In 2018, The New Yorker called Via Carota New York’s “most perfect restaurant,” and four years later, this sentiment remains true. Simple, well-made food shines against the exposed brick interior. The pasta dishes are sublime — the cacio e pepe in particular – but it’s the energy in the dining room that should encourage New York City newcomers to try it out. Lively, bolstered by wine, the crowd is talkative and excited. You’ll want to order a negroni here, too. Via Carota is crowded all year and the restaurant doesn’t take reservations. There is always a line outside the door, so expect around an hour wait for your table. You’ll be very glad you did.
Where: 51 Grove Ct, New York, NY 10014
Eleven Madison Park
Forget the caviar — when this famed fine dining establishment reopened post-pandemic shutdown in 2021, it was with an entirely plant-based menu — and the results are exquisite. The eight to 10-course tasting menu delivers seasonal vegan fare, all created by visionary chef Daniel Humm. While the $365 price tag might seem outrageous, the experience is so exceptional that Michelin awarded it three stars.
Where: 11 Madison Ave, New York, NY 10010
Fun fact: if you look inside a New Yorker’s veins, you’ll see tomato sauce pumping through their body. If that New Yorker has good taste, the sauce is probably traceable to Mama’s TOO!, an Upper West Side slice shop that serves thick square cuts of some of the city’s yummiest pizza. Get extra happy by ordering the Angry Nonna. The crispy soppressata cups, drizzled with hot honey, are little slices of heaven.
Where: 2750 Broadway, New York, NY 10025
Best bars in New York City
New York’s indulgence of maverick mixologists, craft beer chemists, and discerning sommeliers makes it easy to imbibe in style. This is the city that invented the Martini and the Manhattan; where German immigrants began a Brooklyn beer boom in the 19th century, and where self-taught beer makers carry on the tradition today. Go Carrie Bradshaw by drowning in Cosmos, or ask an employee at one of these drink dens for a suggestion. The bartender likely knows best.
Prohibition-style juice joints are all the rage in Manhattan, with speakeasies hiding behind hot dog restaurants and coffee counters. Attaboy, a no-sign haunt for Lower East Side cool kids, is one of the city’s smartest, serving bespoke cocktails in a 500-square-foot industrial space. Go classic by asking for the Penicillin — a lemon-ginger-honey-scotch sipper invented by one of the bar’s co-owners.
Where: 134 Eldridge St, New York, NY 10002
Grimm Artisanal Ales
Over a dozen craft breweries serve suds to hop-head hipsters in Brooklyn, making Kings County the city’s beer kingdom. The most magical elixirs come from Grimm Artisanal Ales, an airy East Williamsburg brewery-and-taproom run by a husband-and-wife team. The best beer is juicy and fruit-forward. For proof, taste the sour Key Lime Pie Pop or On Fairy Stories — a saison with jasmine flowers and grapefruit zest.
Where: 990 Metropolitan Ave, Brooklyn, NY 11211
I can’t think of a more sophisticated space in New York City than Dante. The exterior is decorated with trellises dripping with white and pink roses. Inside, the white walls are accented by the most elegant touches — white vases filled with lilies, mint green couches, white exposed brick. Even the coasters, decorated with delicate oranges, are chic. But you’re just going to Dante for the design. Routinely named one of the best bars in New York, Dante is known for refined takes on classic cocktails — negronis and martinis that taste both sharp and smooth. Dante is peak New York City cool.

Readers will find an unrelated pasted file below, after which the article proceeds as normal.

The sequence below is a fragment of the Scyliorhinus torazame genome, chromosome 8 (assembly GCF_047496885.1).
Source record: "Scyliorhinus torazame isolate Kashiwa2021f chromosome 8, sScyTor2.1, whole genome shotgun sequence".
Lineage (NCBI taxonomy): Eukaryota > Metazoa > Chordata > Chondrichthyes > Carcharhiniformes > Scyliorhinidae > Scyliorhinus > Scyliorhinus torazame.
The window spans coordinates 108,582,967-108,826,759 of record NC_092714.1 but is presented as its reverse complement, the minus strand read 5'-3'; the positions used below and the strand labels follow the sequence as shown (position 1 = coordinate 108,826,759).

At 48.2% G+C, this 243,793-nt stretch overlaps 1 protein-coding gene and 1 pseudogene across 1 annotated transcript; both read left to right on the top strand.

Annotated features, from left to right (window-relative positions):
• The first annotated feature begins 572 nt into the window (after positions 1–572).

Where: 79-81 MacDougal St, New York, NY 10012
Swirling natural wine street-side at this bright, white West Village wine bar is an oenophile’s delight. You don’t need to like fermented grapes to enjoy the ambiance, either — by day, the space doubles as a coffee shop, and by night, foodies take advantage of the Lebanese-influenced, tapas-style menu.
Where: 183 W 10th St, New York, NY 10014
Consider yourself lucky: this local coffee chain has four outlets around the city. The Colombian-grown beans, all freshly roasted in Brooklyn, make excellent espressos and delectable drips. Each space is equally enjoyable, too, with leather couches, wood tables, and a rainforest of greenery. If you have to choose one, head to Williamsburg, where a large skylight makes the indoor cafe feel like an outdoor garden.
Where: 69 Grand St, Brooklyn, NY 11249
Where to stay in New York City
When it comes to space, New Yorkers pay a premium; this is the most expensive rental market in the US. As a result, hotels are often pricey and pocket-sized. Still, it’s possible to find worthy spots for sleeping. From ultra-lux to budget-friendly, these hotels are all trusted resting pads near the city’s greatest sites.
New York’s hottest nightlife and dining destinations are increasingly sprinkled from Manhattan’s Lower East Side to Brooklyn’s Bushwick. Williamsburg sits at the center, and staying at the Wythe Hotel means sleeping in the heart of the action. Each room comes with hip industrial decor and floor-to-ceiling windows, but it’s the on-site restaurants that make this hotel shine. Head to the 6th-floor cocktail bar for unobstructed views of Manhattan, or dine at Le Crocodile — a French bistro that makes the East River feel like the Left Bank.
Where: 80 Wythe Ave, Brooklyn, NY 11249
High Line Hotel
Built in 1895 as a dormitory for the General Theological Assembly, the High Line Hotel’s gothic brick facade invites visitors to step away from the Hudson’s modern skyscrapers and into the divine history of West Chelsea. Aside from the vintage-inspired rooms, you’ll find ample modern extras designed for well-heeled travelers, including complimentary Shinola bicycles, an Intelligentsia coffee bar, and a double-decker London bus serving cocktails and bites.
Where: 180 10th Ave, New York, NY 10011
Located near the Hudson River on a quiet West Village side street, this retro hotel built in 1908 offers reasonably-priced rooms in one of Manhattan’s ritziest neighborhoods. If the walls of this building could talk, they’d tell tales from its former life as a sailor’s hotel, a refuge for Titanic survivors in 1912, and a stint hosting the original production of Hedwig and the Angry Inch. Book a Standard Cabin — a no-frills, 50-square-foot, ship-style accommodation with a shared bathroom — to rock yourself to sleep surrounded by the ghosts of old New York.
Where: 113 Jane St, New York, NY 10014